Aram Bajakian – there were flowers also in hell (2014)

Aram Bajakian had spent the last couple of years touring with the late, great Lou Reed, but this guitarist’s own music had been taking a walk on the wild side well before that. Hell, I’m still reeling from Bajakian’s violently fun Kef album from three years ago, a brash blend of western experimental jazz-rock and music from the regions where Europe, Asia and North Africa meet. Having had the unreplaceable experience of jamming with Lou (and turning right around to tour with Diana Krall), he’s now set to unleash Kef‘s successor there were flowers also in hell on us, due out February 1.

Like Kef, leads a lean and nimble trio but the violin and acoustic bass have been replaced by drums (Jerome Jennings) and electric bass (Shazhad Ismaily). And the point of convergence this time includes the blues, but Bajakian is too global in his vision and too outside the norm to allow this to be a straight blues record. Blues provides a guiding light in his direction where he uses it as a source for inspiration, not a set of instructions.

Even where he’s making a tribute, to blues guitar giant Freddie Kin aka the “Texas Cannonball,” Bajakian doesn’t pay homage by copying King lick for lick; he references the man’s Lone Star State heritage by playing a hoedown in double time and attacks the blues with a punk zeitgeist. The blues is caressed, not attacked on “Sweet Blue Eues,” with equally devastating results. Bajakian’s SRV delivery gets dubbed over by another lead by him using a somewhat different approach. “Orbisonian” puts psychobilly and dark, avant-rock in the same blender, producing a cocktail of serious experimental music leavened by an Eastern European polka.

“Loutone” is perhaps more Black Sabbath than the Velvet Underground but as the title suggests, there’s great attention to tone and timbre than heavy metal acts are known for. “Rent Party” is a heavy haze sandwiched by gypsy party music, and “The Kids Don’t Want To Sleep” is doom metal given greater density by layering guitars.

Yet, alongside those crunchier numbers are moments of space and beauty, such as “Requiem For 5 Pointz,” “For Julia,” “Japanese Love Ballad” and “Medicaid Lullaby,” with the first two being spare performances by Bajakian alone.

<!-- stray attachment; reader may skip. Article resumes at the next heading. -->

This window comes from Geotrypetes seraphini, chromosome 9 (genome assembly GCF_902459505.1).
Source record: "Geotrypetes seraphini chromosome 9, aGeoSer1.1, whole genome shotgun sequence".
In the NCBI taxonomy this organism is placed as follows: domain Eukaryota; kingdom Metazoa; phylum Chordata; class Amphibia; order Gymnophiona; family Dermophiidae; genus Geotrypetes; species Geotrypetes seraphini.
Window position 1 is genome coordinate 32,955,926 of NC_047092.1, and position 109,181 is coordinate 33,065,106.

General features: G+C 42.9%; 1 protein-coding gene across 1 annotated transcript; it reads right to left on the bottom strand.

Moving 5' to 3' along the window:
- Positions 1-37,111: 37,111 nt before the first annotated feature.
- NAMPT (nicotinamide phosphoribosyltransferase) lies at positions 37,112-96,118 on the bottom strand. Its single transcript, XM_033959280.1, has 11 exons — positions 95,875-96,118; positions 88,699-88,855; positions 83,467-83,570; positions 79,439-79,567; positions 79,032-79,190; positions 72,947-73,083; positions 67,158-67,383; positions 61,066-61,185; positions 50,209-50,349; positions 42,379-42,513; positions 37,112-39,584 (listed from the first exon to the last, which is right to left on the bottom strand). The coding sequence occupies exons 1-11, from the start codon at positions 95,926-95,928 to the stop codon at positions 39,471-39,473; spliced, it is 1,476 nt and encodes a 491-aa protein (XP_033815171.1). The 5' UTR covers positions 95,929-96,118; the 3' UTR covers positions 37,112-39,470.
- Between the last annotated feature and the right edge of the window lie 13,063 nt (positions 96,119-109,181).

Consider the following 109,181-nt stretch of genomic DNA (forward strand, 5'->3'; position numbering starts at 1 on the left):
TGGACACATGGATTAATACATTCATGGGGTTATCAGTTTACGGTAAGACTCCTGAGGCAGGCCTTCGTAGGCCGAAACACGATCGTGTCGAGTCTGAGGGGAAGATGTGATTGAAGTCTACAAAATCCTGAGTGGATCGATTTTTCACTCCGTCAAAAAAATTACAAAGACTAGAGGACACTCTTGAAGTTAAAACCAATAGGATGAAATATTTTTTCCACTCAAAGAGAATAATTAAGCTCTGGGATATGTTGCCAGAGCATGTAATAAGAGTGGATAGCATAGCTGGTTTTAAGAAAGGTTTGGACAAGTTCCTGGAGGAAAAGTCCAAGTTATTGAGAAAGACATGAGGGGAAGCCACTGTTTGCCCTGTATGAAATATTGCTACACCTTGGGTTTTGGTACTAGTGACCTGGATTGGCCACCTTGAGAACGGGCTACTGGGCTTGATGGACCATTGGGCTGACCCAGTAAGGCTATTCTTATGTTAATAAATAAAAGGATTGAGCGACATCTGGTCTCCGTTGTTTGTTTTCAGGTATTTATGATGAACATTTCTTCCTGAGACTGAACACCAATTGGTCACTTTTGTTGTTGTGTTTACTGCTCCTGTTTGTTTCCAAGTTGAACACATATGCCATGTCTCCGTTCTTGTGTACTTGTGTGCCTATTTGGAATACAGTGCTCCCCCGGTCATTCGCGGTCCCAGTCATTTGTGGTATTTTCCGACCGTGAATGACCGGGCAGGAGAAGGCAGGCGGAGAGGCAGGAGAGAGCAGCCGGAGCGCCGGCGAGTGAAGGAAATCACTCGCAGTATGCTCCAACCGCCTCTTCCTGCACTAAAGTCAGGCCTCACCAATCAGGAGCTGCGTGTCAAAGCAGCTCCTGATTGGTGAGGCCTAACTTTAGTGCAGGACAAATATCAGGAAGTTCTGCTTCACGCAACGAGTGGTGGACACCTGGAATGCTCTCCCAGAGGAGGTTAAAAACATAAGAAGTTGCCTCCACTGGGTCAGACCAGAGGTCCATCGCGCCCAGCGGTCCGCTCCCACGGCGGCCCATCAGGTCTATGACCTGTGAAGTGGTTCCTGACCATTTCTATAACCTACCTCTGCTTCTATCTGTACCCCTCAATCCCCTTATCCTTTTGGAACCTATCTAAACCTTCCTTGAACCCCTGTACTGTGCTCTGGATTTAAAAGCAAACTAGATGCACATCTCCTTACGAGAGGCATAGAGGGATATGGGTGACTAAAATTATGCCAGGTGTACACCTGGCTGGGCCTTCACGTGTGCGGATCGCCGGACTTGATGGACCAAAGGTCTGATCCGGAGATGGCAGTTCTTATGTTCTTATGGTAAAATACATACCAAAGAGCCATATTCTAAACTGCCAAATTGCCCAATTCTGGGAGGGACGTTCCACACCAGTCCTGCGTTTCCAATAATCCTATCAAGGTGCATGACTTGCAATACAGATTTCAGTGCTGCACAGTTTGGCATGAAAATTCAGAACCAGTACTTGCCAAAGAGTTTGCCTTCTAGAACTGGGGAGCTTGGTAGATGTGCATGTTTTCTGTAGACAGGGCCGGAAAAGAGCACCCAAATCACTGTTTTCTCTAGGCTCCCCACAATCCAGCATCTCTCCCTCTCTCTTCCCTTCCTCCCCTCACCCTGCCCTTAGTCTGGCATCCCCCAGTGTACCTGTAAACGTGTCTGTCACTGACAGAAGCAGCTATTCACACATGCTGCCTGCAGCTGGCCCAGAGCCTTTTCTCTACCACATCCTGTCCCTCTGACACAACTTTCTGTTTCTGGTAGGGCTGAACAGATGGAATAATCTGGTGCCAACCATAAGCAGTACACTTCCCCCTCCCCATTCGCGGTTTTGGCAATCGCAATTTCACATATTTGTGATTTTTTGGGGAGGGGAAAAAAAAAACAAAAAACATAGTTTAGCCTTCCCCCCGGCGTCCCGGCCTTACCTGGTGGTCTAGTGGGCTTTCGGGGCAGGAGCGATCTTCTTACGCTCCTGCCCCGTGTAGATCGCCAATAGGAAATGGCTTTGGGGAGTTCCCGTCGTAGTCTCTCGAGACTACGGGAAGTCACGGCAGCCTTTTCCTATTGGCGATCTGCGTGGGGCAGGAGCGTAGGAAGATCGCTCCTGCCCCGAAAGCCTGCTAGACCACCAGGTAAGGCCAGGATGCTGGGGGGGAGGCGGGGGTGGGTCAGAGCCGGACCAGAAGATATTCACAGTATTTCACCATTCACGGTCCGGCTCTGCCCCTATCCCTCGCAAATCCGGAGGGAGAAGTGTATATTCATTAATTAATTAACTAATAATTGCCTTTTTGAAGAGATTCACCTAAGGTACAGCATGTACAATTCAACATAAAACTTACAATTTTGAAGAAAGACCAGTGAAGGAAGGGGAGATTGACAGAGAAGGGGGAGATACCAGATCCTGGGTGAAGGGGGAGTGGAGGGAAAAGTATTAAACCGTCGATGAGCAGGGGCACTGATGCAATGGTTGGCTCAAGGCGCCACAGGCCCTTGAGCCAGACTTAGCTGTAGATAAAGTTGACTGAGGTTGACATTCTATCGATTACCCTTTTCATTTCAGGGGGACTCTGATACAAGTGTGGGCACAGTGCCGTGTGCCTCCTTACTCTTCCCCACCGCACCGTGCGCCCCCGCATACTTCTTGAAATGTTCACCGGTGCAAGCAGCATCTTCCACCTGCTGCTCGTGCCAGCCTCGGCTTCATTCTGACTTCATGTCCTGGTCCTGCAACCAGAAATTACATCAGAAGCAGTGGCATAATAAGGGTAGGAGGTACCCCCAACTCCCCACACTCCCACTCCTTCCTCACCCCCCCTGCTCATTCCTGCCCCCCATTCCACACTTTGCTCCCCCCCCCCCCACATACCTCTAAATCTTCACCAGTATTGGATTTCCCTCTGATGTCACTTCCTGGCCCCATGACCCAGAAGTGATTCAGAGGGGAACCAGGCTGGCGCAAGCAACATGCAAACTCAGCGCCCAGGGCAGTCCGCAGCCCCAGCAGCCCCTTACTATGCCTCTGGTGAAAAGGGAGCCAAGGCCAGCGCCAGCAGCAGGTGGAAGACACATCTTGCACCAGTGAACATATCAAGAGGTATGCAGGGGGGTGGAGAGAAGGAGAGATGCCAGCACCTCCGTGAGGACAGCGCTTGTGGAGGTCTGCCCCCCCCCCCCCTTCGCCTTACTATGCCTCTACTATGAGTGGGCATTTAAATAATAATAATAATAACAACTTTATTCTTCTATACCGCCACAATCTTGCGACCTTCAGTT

All of the daring, gumption, wit and nervous energy found in Ismaily’s other band Ceramic Dog are all found in Aram Bajakian’s latest trio. As I and probably others have stated before, Bajakian is the next Marc Ribot, but most critically, he’s like Ribot in the sense that he’ll often do something that other guitarists wouldn’t even think about doing…sometimes even Ribot himself. That said, if you like Ribot, there’s no way you’re not going to love there were flowers also in hell.

Purchase there were flowers also in hell here and get two bonus tracks free.

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Here are upcoming tour dates and places for those of you in Europe:

Abraxas Tour February 6 – 16th 2014

06.02.2014 KÖLN/Germany
Stadtgarten

07.02.2014 INNSBRUCK/Austria
Treibhaus

08.02.2014 MARIBOR/Slovenia
NARODNI DOM MARIBOR

09.02.2014 BERN/Switzerland
Turnhalle im PROGR10.02.2014 BOLZANO/Italy
Carambolage

12.02.2014 ZÜRICH/Switzerland
Moods

13.02.2014 WIEN/Austria
Porgy & Bess Jazz & Music Club

14.02.2014 SAALFELDEN/Austria
Zentrum Zeitgenössischer Musik – Kunsthaus Nexus

16.02.2014 MILANO/Italy
Teatro Manzoni
Thursday, February 6, 2014 – Sunday, February 16, 2014
9:00am

S. Victor Aaron

S. Victor Aaron is a CPA and mid-level data analyst for a Fortune 100 company by day, music opinion-maker at night. His musings are strewn out across the interwebs on jazz.com, AllAboutJazz.com, a football discussion board and some inchoate customer reviews of records from the late 1990s on Amazon under a pseudonym that will never be revealed. Contact him at svaaron@somethingelsereviews.com.